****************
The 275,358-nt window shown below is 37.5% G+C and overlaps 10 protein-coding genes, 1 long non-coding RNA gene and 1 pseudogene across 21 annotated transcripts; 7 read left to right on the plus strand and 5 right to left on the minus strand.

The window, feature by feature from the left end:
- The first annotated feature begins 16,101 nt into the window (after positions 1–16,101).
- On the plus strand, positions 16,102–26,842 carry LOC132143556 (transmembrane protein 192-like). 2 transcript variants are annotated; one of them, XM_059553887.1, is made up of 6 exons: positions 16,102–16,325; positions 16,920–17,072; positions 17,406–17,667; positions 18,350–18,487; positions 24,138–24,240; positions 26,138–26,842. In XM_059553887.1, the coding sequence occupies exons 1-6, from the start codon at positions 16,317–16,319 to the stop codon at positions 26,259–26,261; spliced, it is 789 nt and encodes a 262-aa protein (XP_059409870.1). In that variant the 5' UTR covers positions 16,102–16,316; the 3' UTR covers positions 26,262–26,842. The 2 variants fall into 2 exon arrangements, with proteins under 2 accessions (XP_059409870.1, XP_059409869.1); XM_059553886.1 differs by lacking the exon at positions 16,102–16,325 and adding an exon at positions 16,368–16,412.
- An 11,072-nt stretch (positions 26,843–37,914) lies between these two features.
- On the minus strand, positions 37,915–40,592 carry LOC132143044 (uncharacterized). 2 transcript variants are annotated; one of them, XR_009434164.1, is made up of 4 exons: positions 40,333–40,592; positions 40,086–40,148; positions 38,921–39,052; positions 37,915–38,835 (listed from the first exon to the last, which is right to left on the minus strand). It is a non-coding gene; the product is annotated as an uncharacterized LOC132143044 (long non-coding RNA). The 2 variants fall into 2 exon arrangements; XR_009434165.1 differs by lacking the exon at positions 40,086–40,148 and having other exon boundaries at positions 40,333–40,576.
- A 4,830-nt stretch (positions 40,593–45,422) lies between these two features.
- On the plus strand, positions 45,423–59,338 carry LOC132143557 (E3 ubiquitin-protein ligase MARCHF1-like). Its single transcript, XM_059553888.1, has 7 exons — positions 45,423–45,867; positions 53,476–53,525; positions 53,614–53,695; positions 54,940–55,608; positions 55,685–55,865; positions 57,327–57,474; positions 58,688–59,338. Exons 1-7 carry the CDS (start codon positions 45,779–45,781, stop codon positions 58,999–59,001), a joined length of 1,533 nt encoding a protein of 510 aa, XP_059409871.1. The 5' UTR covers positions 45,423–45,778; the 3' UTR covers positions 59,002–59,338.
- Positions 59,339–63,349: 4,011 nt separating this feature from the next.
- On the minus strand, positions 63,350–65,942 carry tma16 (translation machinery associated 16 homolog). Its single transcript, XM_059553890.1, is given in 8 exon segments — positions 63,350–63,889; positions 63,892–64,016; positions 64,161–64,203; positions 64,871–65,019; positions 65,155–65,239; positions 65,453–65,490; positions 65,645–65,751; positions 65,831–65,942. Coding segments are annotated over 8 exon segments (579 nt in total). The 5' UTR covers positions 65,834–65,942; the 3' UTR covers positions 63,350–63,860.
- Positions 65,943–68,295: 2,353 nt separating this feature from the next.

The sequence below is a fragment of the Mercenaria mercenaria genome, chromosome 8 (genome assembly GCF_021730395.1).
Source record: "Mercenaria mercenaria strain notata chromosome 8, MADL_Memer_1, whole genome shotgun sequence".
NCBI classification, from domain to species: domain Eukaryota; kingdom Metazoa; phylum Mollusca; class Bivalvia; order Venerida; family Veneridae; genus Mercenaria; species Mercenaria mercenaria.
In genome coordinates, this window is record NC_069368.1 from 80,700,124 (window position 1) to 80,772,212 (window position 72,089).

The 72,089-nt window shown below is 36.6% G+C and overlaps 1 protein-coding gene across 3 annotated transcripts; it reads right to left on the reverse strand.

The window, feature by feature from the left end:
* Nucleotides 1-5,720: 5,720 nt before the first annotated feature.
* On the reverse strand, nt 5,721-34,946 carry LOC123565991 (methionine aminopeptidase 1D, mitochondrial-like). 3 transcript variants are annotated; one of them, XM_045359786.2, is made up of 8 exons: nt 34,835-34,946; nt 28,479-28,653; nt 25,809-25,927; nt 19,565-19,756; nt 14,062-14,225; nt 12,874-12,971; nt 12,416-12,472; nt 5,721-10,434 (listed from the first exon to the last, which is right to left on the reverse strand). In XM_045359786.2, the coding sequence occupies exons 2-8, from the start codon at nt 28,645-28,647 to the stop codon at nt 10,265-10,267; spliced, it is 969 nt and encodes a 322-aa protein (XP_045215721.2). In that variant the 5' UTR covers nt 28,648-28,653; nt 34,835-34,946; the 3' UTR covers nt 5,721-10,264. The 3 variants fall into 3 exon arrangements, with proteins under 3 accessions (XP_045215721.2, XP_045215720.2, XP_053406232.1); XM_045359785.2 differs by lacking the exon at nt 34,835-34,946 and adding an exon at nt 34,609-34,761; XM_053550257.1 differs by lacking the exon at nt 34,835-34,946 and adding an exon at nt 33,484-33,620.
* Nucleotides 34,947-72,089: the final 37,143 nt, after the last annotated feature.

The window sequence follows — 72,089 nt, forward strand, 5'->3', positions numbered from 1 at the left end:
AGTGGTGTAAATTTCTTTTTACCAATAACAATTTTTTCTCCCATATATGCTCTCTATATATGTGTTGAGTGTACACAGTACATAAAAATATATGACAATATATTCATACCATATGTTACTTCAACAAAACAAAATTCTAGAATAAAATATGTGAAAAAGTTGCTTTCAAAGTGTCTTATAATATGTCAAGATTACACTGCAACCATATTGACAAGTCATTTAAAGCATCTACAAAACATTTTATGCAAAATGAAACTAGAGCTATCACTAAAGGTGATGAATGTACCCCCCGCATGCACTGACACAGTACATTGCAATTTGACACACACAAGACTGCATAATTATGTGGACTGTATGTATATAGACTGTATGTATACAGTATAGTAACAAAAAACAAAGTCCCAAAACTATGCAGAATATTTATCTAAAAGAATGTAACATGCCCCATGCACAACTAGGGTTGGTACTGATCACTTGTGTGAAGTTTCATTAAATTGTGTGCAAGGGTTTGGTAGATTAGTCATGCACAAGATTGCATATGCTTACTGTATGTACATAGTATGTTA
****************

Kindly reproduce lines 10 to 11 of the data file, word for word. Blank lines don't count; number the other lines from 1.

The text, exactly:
- On the minus strand, positions 63,350–65,942 carry tma16 (translation machinery associated 16 homolog). Its single transcript, XM_059553890.1, is given in 8 exon segments — positions 63,350–63,889; positions 63,892–64,016; positions 64,161–64,203; positions 64,871–65,019; positions 65,155–65,239; positions 65,453–65,490; positions 65,645–65,751; positions 65,831–65,942. Coding segments are annotated over 8 exon segments (579 nt in total). The 5' UTR covers positions 65,834–65,942; the 3' UTR covers positions 63,350–63,860.
- Positions 65,943–68,295: 2,353 nt separating this feature from the next.